By Matthew Dallek, Oxford, New York, NY (2016) Reviewed by Capt. Jourden Travis Moger, CHC, USN Matthew Dallek tells the fascinating story of the rise and fall of the Office of Civilian Defense (OCD), America’s first federal office of homeland security. FDR created the OCD less than six months before the Japanese attacked Pearl Harbor.
By Ian W. Toll, W.W. Norton, New York, NY (2016) Reviewed by John Grady Ian Toll’s Conquering Tide is the middle piece of his Pacific War history, and it is a superb fit with the first volume, Pacific Crucible. Now available in paperback, Conquering Tide tells the story of the fight after the Battle of
By Philip Kaplan, Pen & Sword Maritime, Barnsley, South Yorkshire, England (2015) Reviewed by Ed Calouro Devotees of big-gun battleships apparently cannot get their fill. In Battleships: WWII Evolution of the Big Guns, prolific author Philip Kaplan has completed his third volume in the “Images of War” series about these warships. In 2004, Kaplan wrote
Books have always been popular gifts to present to deserving individuals during the holiday season, birthdays, and events such as retirements and changes of command. However, when those books are inscribed to that individual – well that’s way cool and very meaningful! The Naval Historical Foundation is providing the opportunity for employees at the Washington
By Senior Chief George J. Chambers, U.S. Navy (Retired), Heritage Books, Berwyn Heights (2015) Reviewed by Captain Howard R. Portnoy, U.S. Navy (Retired) George J. Chambers, the author of this book, served twenty years in the US Navy, retiring as a Senior Chief Firecontrolman in 1970. During his naval career, he served aboard five destroyer
By Jonathan Dimbleby, Oxford University Press, New York, NY (2016) Reviewed by Captain J. F. “Bookie” Boland, U.S. Navy (Ret.) The long campaign between the Western Allies and Germany’s U-boat force during the Second World War is the subject of Jonathan Dimbleby’s new book, The Battle of the Atlantic: How the Allies Won the War.
Reviewed by Stephen Phillips Read PART I review HERE Read PART II review HERE Read PART III review HERE Read PART IV review HERE Read PART V review HERE The Smithsonian Channel ‘s Hell Below series provides an important look at World War II submarine warfare in both the Atlantic and Pacific theaters with emphasis on actions
Reviewed by Dr. Chuck Steele Read PART I review HERE Read PART II review HERE Read PART III review HERE Read PART IV review HERE Episode five of the Smithsonian Channel’s World War II submarine saga, Hell Below, is the series’ second installment showcasing American efforts during the war in the Pacific. Titled the “Destroyer Killer,” this
By George Stewart A major factor in the determination of the feasibility of conversion from the original Cleveland-class cruisers to the Independence-class aircraft carriers was the fact that the propulsion plants could meet the needs of both ship types, without major modifications. The cruisers had a design speed of 32.5 knots while the carriers which
Reviewed by Dr. David Winkler Read our PART I review here. The second episode of the new Smithsonian series on undersea warfare during World War II continued with the devastating efforts of the Kriegsmarine U-boat fleet as the United States entered the war following the Japanese attack at Pearl Harbor. Growing up in Northern New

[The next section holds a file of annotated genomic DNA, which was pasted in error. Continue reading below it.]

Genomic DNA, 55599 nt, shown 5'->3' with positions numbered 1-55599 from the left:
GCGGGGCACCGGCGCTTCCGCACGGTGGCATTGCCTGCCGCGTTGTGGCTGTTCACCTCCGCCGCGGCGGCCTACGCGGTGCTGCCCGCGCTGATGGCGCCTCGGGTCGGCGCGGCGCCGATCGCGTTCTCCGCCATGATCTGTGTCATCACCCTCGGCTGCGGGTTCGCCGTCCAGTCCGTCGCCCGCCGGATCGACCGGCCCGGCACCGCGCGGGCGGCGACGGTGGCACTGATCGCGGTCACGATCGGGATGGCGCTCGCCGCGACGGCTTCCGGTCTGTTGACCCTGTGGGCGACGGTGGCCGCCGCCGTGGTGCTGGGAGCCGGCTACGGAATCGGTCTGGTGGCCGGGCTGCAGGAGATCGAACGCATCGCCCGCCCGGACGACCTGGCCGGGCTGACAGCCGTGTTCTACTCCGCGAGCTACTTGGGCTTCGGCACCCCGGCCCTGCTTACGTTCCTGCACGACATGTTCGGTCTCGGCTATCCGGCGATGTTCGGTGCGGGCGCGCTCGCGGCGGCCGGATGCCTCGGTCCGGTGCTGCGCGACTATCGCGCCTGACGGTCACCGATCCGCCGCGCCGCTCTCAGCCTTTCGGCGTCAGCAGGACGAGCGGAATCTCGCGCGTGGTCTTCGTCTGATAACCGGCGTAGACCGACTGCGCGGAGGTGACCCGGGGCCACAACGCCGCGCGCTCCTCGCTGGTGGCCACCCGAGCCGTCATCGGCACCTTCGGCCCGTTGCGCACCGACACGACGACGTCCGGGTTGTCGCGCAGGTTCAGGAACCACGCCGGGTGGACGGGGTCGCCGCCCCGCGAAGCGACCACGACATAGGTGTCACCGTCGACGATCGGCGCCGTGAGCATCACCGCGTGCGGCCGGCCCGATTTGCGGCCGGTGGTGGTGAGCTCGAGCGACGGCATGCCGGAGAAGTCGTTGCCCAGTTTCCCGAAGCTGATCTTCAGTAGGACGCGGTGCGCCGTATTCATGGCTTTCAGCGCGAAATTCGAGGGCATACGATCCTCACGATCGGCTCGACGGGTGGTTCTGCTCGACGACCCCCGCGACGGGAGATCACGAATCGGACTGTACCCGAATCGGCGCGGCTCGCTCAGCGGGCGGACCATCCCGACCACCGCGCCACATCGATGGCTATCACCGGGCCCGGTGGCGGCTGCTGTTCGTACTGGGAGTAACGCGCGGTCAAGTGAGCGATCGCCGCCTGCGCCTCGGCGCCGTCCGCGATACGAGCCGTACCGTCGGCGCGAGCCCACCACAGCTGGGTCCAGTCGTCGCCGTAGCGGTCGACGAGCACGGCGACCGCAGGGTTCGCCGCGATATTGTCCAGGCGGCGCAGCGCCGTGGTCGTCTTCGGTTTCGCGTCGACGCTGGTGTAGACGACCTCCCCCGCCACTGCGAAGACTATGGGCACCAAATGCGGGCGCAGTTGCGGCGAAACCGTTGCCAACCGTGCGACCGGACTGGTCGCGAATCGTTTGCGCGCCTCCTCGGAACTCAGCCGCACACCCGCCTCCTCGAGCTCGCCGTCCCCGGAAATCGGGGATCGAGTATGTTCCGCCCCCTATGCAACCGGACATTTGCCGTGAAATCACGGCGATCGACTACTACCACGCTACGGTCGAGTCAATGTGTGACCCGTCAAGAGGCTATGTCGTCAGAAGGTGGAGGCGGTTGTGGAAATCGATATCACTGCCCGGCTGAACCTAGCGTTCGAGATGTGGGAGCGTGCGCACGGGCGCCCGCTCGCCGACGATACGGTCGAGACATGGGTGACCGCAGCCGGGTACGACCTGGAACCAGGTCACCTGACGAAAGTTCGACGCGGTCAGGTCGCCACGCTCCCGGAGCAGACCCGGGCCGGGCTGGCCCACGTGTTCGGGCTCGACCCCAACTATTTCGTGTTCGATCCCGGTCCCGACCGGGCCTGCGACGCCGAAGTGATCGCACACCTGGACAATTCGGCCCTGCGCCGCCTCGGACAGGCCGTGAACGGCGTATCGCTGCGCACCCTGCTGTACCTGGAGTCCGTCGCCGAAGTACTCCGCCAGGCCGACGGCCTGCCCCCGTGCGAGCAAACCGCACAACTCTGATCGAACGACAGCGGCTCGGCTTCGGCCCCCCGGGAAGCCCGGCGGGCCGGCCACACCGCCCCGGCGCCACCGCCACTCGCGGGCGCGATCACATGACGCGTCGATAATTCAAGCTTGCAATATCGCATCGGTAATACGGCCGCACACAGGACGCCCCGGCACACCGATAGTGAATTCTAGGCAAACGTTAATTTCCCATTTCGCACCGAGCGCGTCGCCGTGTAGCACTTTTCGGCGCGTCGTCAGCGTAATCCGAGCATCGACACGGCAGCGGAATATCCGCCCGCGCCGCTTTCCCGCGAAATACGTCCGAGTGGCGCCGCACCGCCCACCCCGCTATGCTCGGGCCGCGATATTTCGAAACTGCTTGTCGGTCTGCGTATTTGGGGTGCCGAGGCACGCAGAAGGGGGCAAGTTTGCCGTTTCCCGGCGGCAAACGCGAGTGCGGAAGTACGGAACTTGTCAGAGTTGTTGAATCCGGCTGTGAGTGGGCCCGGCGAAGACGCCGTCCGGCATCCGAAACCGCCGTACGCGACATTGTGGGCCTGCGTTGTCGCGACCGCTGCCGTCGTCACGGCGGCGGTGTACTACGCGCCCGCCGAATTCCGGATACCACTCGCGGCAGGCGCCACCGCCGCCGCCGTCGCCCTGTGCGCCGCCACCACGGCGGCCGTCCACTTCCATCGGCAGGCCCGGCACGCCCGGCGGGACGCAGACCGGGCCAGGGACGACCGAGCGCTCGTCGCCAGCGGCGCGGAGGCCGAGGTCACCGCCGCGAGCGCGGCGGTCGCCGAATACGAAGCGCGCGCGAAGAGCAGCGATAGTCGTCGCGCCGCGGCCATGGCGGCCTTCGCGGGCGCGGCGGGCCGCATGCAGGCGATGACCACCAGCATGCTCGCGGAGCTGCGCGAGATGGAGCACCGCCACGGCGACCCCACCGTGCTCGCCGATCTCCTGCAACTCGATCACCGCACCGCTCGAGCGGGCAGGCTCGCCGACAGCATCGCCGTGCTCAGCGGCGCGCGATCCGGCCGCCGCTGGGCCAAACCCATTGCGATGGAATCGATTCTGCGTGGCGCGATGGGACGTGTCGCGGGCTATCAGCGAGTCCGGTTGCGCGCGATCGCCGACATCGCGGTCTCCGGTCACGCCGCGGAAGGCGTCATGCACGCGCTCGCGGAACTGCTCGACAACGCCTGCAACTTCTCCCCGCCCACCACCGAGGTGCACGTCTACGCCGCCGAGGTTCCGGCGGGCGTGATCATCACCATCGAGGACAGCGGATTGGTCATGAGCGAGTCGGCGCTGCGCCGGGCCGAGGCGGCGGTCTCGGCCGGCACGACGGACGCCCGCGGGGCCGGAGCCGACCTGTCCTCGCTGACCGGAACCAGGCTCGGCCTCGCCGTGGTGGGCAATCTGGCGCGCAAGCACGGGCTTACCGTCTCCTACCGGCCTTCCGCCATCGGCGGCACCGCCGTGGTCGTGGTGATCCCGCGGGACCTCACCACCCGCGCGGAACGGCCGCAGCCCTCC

By Captain George Stewart, USN (Ret.) r>Destroyer Escort (DE) was the original US Navy classification for ships designed with endurance to escort mid-ocean convoys of merchant ships. During World War II their missions evolved into vital parts of hunter-killer groups where in combination with escort carriers (CVE) they were to play a significant role in
Reviewed by Matthew T. Eng If war is hell, then undersea warfare during the Second World War must be at its centermost point. Smithsonian Channel’s new series Hell Below bring viewers an up-close look at the grit, stale air, and darkness characteristic of undersea warfare during the Second World War. Submariners on both sides of
BOOK REVIEW – Into the Lion’s Mouth: The True Story of Dusko Popov: World War II Spy, Patriot, and the Real-Life Inspiration for James Bond
By Larry Loftus, Penquin, New York, NY, (2016) Reviewed by Martin J. Bollinger Lawyer and author Larry Loftis accomplishes three things in his new book Into the Lion’s Mouth: The True Story of Dusko Popov: World War II Spy, Patriot, and the Real-Life Inspiration for James Bond. He does an excellent job in documenting –
By David F. Winkler The Naval Historical Foundation is saddened to hear of the loss of a friend of naval history last Saturday with news of the passing of Jack Taylor in St. Louis, MO. He was 94. One of the legendary and tragic stories to arise from the Battle of Midway was the plight
Captain Jack “Dusty” Kleiss retirement photo, 1962; Kleiss with wife Jean, 1942 (Images provided by Jack Kleiss/Hampton Roads Naval Museum/Laura Orr) Captain Jack “Dusty” Kleiss, USN (Ret.), a VS-6 Dive Bombing pilot that served during the battle of Midway, passed away last week at the age of 100 at his residence in Texas. The Kansas